Zachriah Sulayman pays tribute to Gowhar Nazir Dar, a young man he knew who was killed by a tear gas shell while out buying yogurt on November 7th, 2015:
“Gowhar was an engineering student who lived on the outskirts of Kashmir. He had recently joined an engineering college to pursue his further education. On November 3, Kashmir’s resistance leadership called for a Million March on November 7. The day witnessed no such thing as the cities and towns of Kashmir were put under curfew. There were no protests except for some pitched battles between protestors and Government troopers. When the dusk was nearing, he went out to buy yogurt for dinner and came back in a shroud. They said he collapsed the moment a bullet shot from a policeman touched his head, or a “stray bullet”. The vehicle left leaving him blood-ridden on the road. The police said it was a tear gas shell. How do people die from shells in “self-defense”? The shooter had to be close enough to cause fatal damage.
He succumbed to his injuries in the hospital and the whole area was put under curfew again lest people might come out and protest but we were so struck with the incident that it was hard to believe it had happened. The tear gas canisters broke the window of his house. It was his funeral and he was not allowed to rest. His body was carried to the local martyr’s graveyard where they rested him. The next four days the whole Kashmir was shut. Inaccessible and silent. People changed their profile pictures. He was on everyone’s Facebook. His grandmother kept crying “why are so many people in the house” she didn’t know. After four days, she died of a heart attack unable to bear his loss.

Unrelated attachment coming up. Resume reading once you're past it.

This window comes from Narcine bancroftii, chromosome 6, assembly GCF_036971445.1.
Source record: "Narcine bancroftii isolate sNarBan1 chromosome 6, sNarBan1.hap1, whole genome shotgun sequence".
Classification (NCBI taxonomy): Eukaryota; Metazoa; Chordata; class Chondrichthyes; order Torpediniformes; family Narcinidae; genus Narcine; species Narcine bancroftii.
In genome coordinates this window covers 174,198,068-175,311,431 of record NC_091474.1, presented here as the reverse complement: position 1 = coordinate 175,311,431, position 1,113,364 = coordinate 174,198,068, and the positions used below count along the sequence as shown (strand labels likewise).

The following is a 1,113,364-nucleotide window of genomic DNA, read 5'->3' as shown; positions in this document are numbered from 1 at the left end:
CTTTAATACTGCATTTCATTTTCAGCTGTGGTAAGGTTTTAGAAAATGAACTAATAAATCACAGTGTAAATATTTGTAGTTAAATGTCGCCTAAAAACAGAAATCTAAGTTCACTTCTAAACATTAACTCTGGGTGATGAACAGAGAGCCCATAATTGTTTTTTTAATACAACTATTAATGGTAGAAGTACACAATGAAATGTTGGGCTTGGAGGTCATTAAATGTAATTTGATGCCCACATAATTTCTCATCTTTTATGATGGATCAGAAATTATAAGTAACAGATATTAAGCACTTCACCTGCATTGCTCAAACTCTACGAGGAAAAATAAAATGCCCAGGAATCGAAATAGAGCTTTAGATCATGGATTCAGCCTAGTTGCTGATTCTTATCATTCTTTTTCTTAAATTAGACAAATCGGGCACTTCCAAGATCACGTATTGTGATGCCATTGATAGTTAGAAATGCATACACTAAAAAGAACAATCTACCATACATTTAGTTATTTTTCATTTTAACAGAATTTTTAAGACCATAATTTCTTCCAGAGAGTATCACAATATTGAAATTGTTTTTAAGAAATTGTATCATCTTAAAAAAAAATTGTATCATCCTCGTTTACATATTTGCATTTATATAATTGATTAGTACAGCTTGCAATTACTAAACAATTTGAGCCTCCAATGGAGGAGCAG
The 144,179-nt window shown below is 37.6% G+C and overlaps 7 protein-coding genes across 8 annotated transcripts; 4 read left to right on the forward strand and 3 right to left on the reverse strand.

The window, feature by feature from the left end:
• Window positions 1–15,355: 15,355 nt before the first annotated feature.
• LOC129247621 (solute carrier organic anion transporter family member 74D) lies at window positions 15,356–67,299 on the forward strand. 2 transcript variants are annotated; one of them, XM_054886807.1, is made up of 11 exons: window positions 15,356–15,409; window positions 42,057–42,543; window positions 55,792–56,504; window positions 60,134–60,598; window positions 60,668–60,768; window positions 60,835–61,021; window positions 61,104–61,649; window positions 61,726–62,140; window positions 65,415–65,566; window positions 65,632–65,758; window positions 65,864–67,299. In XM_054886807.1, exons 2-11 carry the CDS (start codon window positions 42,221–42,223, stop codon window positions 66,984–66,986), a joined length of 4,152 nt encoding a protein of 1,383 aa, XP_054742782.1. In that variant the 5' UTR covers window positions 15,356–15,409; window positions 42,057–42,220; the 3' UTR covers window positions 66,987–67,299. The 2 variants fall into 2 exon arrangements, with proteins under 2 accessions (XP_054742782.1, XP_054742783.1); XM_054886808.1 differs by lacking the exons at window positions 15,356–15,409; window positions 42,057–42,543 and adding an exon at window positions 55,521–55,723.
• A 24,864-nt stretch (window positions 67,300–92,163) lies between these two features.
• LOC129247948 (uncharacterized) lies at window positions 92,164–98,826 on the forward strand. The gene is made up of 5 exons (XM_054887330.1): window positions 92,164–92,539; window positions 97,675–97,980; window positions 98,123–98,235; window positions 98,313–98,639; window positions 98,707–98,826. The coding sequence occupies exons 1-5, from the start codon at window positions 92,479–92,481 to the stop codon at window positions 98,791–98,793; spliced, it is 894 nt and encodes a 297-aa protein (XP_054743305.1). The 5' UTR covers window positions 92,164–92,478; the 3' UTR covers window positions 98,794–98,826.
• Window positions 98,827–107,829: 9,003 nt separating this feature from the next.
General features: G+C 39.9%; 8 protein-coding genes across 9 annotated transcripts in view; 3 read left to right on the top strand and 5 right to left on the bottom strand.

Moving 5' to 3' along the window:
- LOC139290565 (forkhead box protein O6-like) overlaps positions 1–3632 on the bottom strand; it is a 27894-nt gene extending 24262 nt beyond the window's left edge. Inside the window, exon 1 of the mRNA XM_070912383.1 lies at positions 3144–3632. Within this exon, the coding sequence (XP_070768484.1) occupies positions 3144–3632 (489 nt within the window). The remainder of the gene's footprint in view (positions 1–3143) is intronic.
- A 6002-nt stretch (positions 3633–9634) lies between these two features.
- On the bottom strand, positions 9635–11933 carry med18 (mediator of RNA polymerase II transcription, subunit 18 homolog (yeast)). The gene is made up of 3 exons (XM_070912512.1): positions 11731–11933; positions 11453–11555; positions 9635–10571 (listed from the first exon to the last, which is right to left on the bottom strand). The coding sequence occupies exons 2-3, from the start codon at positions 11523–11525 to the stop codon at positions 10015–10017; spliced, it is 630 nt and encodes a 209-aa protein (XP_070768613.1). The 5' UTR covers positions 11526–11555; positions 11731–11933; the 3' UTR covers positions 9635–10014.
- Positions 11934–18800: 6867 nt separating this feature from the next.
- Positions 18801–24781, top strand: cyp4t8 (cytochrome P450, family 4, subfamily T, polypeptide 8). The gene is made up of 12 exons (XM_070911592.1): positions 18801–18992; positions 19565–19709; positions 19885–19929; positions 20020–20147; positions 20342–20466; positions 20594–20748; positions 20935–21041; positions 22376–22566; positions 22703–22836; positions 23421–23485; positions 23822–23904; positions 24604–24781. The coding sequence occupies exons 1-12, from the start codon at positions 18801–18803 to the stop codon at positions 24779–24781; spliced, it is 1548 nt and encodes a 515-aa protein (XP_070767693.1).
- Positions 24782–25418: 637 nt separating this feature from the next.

The police stood on the roads and the boys too. They looked at the road. I vividly remember the silence that day. He had applied for a passport recently. There were so many things that he wanted to do–“get a job” even though they were scarce, but who can stop you from dreaming?
All cut short by a bullet in your head. The shopfronts were silent and we talked about the life he had and the little memories we cherished. The skinny boy was the heaviest coffin to carry. There are so many things about him that we wanted to remember, but his death is the most dominant truth. One day I was strolling in a market and a stranger asked: “whether I knew the person who attained martyrdom”. He was talking about him. I replied “yes”. “You look like him” he smiled and I reckoned. Some people never get old, they never age.
It was the funeral that never ended. It went on every year in November when the leaves fall and the winter comes. Something that never left us as if we were still carrying him on the shoulders and it keeps repeating. So many years have passed, so many boys have died and so many coffins are on our shoulders. We feel tired by the weight and it keeps piling up, never to stop.
I didn’t recognize his body when he died. I had never seen him dead, as someone said once. I had seen him three days back. We talked about the stubble he had been developing and lamented the tea. Martyrs never die, but tell me where they live? After four days, life was normal. It still is normal. Gowhar keeps dying, we keep counting and pasting their pictures on the walls that read “Shaheed” before their names. He too ended a poster on some wall, but he was more than a picture, a figure in the files that dances with the dust. He was a friend and a life that was cut short. There are so many things I wish to write but nothing will suffice. Until victory, always.”
(Photo is Gowhar Nazir Dar, RIP November 7th, 2015)